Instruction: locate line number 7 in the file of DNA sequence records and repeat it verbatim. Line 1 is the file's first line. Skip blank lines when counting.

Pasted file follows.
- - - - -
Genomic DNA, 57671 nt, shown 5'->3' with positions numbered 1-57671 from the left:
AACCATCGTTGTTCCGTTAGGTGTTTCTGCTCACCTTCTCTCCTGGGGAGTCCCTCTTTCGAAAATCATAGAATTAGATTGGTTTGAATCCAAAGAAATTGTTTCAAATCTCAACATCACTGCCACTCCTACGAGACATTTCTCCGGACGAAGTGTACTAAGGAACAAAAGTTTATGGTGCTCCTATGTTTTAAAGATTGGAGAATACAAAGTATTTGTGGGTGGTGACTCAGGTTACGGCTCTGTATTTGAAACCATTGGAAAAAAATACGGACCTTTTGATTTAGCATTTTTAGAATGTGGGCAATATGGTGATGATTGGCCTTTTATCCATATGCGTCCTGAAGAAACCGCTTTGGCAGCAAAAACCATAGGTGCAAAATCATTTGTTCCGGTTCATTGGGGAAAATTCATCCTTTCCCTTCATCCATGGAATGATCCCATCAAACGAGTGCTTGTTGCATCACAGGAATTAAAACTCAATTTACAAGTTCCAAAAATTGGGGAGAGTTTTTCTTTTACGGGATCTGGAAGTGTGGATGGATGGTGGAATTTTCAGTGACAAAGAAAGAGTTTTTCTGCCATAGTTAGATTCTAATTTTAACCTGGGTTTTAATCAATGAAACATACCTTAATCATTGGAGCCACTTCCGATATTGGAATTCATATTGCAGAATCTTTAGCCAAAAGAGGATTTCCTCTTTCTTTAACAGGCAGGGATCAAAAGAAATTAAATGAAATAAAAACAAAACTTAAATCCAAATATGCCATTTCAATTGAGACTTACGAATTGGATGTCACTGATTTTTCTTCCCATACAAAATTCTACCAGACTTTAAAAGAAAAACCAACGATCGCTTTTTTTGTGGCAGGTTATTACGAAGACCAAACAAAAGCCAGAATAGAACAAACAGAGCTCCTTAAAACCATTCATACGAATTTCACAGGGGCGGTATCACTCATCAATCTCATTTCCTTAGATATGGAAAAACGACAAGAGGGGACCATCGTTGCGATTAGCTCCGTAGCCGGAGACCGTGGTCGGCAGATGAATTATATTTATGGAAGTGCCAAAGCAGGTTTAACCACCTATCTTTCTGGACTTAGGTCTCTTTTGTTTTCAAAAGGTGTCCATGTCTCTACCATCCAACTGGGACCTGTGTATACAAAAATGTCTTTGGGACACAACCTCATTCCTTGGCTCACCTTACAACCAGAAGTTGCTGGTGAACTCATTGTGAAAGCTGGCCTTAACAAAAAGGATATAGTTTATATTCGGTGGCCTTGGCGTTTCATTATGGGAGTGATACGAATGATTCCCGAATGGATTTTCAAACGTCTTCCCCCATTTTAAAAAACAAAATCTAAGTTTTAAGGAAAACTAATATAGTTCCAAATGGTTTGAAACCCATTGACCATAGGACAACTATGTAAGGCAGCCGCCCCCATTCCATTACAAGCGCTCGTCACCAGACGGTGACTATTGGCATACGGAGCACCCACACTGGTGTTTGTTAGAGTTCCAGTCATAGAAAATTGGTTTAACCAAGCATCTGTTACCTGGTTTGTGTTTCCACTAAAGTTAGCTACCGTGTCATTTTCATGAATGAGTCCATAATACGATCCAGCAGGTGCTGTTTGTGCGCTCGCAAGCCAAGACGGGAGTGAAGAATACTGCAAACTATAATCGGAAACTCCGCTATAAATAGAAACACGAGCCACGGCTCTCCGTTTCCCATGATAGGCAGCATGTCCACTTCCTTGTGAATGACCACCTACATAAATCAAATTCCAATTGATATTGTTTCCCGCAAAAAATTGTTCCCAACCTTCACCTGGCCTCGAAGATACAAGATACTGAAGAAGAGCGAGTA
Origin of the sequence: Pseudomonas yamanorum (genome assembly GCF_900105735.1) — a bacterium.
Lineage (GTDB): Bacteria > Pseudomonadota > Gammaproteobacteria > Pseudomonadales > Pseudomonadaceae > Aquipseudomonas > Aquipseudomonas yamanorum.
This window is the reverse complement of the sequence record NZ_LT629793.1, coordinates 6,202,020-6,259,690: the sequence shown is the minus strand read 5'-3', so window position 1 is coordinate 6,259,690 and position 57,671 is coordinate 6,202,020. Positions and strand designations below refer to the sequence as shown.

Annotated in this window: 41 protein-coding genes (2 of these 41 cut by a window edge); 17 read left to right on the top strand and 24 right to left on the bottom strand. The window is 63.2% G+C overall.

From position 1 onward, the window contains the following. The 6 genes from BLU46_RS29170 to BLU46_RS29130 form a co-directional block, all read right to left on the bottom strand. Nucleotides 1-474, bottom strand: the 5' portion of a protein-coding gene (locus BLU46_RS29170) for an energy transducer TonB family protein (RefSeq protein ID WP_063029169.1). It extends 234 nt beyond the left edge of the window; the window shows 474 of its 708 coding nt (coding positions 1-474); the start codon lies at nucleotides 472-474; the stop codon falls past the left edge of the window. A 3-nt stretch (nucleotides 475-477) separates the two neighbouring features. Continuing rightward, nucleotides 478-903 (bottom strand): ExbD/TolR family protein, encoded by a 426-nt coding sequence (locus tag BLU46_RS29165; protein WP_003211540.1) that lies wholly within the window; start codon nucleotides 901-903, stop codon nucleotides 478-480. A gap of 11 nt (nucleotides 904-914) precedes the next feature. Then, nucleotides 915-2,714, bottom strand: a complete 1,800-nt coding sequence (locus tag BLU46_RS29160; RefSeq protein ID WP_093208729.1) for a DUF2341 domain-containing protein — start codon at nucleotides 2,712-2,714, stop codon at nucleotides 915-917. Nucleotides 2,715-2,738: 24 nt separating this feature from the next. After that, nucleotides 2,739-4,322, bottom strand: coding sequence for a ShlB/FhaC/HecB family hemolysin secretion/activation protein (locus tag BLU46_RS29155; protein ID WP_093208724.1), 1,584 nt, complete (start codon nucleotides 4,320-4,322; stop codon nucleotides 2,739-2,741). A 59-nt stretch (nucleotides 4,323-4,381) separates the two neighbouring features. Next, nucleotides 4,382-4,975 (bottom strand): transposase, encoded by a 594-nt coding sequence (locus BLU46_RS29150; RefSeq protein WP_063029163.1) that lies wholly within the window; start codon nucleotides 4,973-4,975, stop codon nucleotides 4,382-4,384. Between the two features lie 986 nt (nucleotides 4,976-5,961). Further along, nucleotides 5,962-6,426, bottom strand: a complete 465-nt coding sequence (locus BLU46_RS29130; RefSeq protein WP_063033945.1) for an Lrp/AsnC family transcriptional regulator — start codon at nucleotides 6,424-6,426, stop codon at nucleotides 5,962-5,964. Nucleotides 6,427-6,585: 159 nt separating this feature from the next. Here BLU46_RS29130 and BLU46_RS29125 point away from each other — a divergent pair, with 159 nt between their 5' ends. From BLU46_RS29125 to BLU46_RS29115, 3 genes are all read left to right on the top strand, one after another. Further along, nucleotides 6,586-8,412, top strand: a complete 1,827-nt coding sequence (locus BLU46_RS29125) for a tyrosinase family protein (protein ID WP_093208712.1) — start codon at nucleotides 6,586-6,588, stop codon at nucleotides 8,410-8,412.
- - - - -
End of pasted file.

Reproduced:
From position 1 onward, the window contains the following. The 6 genes from BLU46_RS29170 to BLU46_RS29130 form a co-directional block, all read right to left on the bottom strand. Nucleotides 1-474, bottom strand: the 5' portion of a protein-coding gene (locus BLU46_RS29170) for an energy transducer TonB family protein (RefSeq protein ID WP_063029169.1). It extends 234 nt beyond the left edge of the window; the window shows 474 of its 708 coding nt (coding positions 1-474); the start codon lies at nucleotides 472-474; the stop codon falls past the left edge of the window. A 3-nt stretch (nucleotides 475-477) separates the two neighbouring features. Continuing rightward, nucleotides 478-903 (bottom strand): ExbD/TolR family protein, encoded by a 426-nt coding sequence (locus tag BLU46_RS29165; protein WP_003211540.1) that lies wholly within the window; start codon nucleotides 901-903, stop codon nucleotides 478-480. A gap of 11 nt (nucleotides 904-914) precedes the next feature. Then, nucleotides 915-2,714, bottom strand: a complete 1,800-nt coding sequence (locus tag BLU46_RS29160; RefSeq protein ID WP_093208729.1) for a DUF2341 domain-containing protein — start codon at nucleotides 2,712-2,714, stop codon at nucleotides 915-917. Nucleotides 2,715-2,738: 24 nt separating this feature from the next. After that, nucleotides 2,739-4,322, bottom strand: coding sequence for a ShlB/FhaC/HecB family hemolysin secretion/activation protein (locus tag BLU46_RS29155; protein ID WP_093208724.1), 1,584 nt, complete (start codon nucleotides 4,320-4,322; stop codon nucleotides 2,739-2,741). A 59-nt stretch (nucleotides 4,323-4,381) separates the two neighbouring features. Next, nucleotides 4,382-4,975 (bottom strand): transposase, encoded by a 594-nt coding sequence (locus BLU46_RS29150; RefSeq protein WP_063029163.1) that lies wholly within the window; start codon nucleotides 4,973-4,975, stop codon nucleotides 4,382-4,384. Between the two features lie 986 nt (nucleotides 4,976-5,961). Further along, nucleotides 5,962-6,426, bottom strand: a complete 465-nt coding sequence (locus BLU46_RS29130; RefSeq protein WP_063033945.1) for an Lrp/AsnC family transcriptional regulator — start codon at nucleotides 6,424-6,426, stop codon at nucleotides 5,962-5,964. Nucleotides 6,427-6,585: 159 nt separating this feature from the next. Here BLU46_RS29130 and BLU46_RS29125 point away from each other — a divergent pair, with 159 nt between their 5' ends. From BLU46_RS29125 to BLU46_RS29115, 3 genes are all read left to right on the top strand, one after another. Further along, nucleotides 6,586-8,412, top strand: a complete 1,827-nt coding sequence (locus BLU46_RS29125) for a tyrosinase family protein (protein ID WP_093208712.1) — start codon at nucleotides 6,586-6,588, stop codon at nucleotides 8,410-8,412.